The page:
In the early ’70s, blaxploitation upended Hollywood stereotypes
Melvin Van Peebles, director of the controversial ghetto epic Sweet Sweetback’s Baadasssss Song in 1971, gets credit, willing or not, for inaugurating the blaxploitation genre-low-budget action movies aimed at black audiences. This period marked the first time in American film history that Hollywood had welcomed black talent with anything resembling enthusiasm.(…) The blaxploitation era, was brief, running roughly from 1971 to 1975, its impact would range far and wide.Sweet Sweetback introduced the biggest and baddest buck of the bunch. Warts and all, the film is perhaps the closest analogy to the progressive aims of the then-flourishing Black Arts movement. Indeed, it can be argued that because it was written, produced and directed by an American-born African outside of Hollywood, the film is not truly part of the blaxploitation genre, yet it cannot be denied that it shares certain thematic similarities.
Though lambasted by critics when it was released, Sweet Sweetback is now considered a marred masterpiece by some. The fact that a black man met violence with violence, was openly sexual, and triumphed over a corrupt white system was a signal event in film. Yet perhaps its most “revolutionary” aspect is that Sweet Sweetback was an uncompromising effort made outside Hollywood’s stultifying good-old-white-boys’ system, setting an example for future auteurs like Spike Lee and Robert Townsend. The blaxploitation films that followed, such as Superfly (1972), Coffy (1973), Foxy Brown (1974) and Friday Foster (1975), were colorful if less successful takeoffs on the superbad ghetto rebel theme.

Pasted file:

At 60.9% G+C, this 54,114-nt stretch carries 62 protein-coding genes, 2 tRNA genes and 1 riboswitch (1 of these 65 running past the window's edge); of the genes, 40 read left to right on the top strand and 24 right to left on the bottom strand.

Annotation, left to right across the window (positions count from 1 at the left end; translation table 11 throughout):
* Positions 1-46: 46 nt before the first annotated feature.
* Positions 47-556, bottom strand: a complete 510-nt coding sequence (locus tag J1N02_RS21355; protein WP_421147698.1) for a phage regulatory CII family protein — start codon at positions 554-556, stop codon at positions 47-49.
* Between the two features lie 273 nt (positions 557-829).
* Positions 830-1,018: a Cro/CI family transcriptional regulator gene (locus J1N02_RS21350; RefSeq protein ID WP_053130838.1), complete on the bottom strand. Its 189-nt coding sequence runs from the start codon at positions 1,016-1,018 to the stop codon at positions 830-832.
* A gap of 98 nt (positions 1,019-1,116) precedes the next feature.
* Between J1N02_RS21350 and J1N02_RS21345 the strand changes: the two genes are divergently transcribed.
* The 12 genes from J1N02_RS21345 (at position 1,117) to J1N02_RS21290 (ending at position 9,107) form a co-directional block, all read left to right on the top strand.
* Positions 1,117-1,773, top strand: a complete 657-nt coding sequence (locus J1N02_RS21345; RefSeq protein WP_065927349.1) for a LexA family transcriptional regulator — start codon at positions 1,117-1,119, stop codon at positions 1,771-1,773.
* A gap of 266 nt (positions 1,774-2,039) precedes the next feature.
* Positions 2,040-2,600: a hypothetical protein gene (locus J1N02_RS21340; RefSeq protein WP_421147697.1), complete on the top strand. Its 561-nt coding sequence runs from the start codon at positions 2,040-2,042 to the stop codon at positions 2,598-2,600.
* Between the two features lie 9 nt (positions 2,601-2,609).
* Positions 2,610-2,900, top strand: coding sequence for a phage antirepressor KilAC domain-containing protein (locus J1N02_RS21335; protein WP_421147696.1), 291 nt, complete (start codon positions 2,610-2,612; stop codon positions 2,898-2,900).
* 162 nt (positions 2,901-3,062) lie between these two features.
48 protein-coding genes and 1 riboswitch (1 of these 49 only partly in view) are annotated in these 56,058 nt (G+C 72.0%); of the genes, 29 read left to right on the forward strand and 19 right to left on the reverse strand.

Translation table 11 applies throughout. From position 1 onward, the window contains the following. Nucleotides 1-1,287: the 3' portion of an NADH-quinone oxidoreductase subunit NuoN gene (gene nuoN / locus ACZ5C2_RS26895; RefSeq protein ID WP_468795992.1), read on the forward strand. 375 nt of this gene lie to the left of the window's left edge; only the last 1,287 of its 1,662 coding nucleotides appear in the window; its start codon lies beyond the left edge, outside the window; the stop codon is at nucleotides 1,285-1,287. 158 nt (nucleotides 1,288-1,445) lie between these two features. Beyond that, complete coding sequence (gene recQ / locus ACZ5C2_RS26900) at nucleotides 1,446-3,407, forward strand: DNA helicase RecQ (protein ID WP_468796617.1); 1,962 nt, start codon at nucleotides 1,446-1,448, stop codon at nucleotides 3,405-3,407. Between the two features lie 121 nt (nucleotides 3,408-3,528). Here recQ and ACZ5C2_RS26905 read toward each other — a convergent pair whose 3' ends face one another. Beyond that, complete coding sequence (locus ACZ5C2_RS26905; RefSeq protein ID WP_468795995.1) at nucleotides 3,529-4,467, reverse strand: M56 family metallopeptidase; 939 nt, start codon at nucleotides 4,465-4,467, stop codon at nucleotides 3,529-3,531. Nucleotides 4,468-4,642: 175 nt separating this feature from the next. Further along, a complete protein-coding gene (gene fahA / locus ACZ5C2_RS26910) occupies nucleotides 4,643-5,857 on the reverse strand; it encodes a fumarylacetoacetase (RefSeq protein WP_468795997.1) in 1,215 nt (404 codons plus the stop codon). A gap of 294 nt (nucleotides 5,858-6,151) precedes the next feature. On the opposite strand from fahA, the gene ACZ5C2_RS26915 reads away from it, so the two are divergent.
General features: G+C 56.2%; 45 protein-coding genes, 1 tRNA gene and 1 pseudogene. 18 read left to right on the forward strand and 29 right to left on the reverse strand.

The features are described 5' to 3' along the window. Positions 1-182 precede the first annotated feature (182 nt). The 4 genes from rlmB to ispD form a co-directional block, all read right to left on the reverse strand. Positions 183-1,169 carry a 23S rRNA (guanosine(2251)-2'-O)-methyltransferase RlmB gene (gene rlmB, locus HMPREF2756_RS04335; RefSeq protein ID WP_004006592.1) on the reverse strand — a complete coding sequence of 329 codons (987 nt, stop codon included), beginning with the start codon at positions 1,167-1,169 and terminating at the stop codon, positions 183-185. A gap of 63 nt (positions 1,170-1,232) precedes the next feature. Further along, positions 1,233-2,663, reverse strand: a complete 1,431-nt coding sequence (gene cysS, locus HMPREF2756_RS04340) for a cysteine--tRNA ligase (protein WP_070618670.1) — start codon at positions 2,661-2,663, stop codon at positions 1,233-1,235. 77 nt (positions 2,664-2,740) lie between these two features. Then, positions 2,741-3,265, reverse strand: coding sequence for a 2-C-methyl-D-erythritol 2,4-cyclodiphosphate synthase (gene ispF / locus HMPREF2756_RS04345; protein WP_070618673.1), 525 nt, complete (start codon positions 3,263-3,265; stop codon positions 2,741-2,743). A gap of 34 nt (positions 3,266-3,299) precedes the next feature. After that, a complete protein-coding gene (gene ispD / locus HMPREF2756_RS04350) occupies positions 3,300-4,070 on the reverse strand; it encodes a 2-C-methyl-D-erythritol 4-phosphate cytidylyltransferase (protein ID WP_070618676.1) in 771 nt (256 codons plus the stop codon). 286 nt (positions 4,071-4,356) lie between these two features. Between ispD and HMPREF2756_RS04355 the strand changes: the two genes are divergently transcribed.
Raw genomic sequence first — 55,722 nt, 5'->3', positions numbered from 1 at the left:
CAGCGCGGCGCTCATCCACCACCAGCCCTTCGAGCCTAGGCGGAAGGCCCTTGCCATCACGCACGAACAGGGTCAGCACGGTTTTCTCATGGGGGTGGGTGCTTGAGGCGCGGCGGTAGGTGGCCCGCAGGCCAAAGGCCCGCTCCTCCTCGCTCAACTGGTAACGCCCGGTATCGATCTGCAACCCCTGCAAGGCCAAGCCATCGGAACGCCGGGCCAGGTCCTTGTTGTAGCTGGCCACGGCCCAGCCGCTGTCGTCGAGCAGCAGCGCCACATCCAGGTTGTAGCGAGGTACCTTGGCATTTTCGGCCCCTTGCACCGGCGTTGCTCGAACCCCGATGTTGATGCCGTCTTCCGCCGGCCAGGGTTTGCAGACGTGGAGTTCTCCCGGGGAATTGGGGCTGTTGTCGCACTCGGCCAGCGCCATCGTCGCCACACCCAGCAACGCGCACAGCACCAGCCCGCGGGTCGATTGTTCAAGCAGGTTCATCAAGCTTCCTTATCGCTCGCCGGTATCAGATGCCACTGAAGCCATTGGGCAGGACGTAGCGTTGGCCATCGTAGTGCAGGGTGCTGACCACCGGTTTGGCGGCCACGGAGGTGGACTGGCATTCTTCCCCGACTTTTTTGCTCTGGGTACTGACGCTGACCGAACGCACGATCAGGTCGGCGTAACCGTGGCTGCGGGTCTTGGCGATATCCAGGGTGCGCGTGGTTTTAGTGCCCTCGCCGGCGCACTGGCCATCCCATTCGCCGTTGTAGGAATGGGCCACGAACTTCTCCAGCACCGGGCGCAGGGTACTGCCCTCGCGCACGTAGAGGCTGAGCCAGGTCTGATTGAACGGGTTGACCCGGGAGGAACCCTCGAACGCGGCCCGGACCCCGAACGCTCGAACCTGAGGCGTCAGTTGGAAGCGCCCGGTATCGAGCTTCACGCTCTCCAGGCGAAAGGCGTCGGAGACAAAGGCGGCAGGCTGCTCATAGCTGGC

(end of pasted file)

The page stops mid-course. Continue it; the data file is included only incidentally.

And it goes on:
Coffy, Foxy Brown and Friday Foster (1975) represent the feminization of nihilistic studliness. As noted in Donald Bogle’s compelling interpretation of black film history, Toms, Coons, Mulattoes, Mammys and Bucks, Hollywood had for decades marginalized and distorted the portrayal of African women. In film after film, black women were depicted as either stout, obsequiously devoted appendages to flighty white women (e.g. Hattie McDaniel in Gone With the Wind) with no discernible lives of their own, or tragic figures, doomed by their mixed racial heritage (Lena Horne in Stormy Weather). With the arrival of blaxploitation, black women traded in the old stereotypes for a set of new ones. Gone were the girthy, saucer-eyed asexual creatures of yore; the new stars were curvaceous and statuesque women who flaunted their sexuality and took shit from no one.
In her starring roles in Coffy, Foxy Brown and Friday Foster, Pam Grier proved to be the most durable queen of colored B-movies. Unlike her buckish counterparts, Grier’s characters were motivated by high-minded moralism. Running the neighborhood like it was her private domain, Grier’s women feared no man, and were thus interpreted by some as a beacon of proto-feminism.
In the end, it became apparent that U.S. Africans as a group found the limitations of the genre too obvious to ignore; the price for cheering on putative black heroes was simply too high. Almost as suddenly as they arrived, blaxploitation’s supervixens and bucks would soon limp off the set, gone but not forgotten.
By Nicky Baxter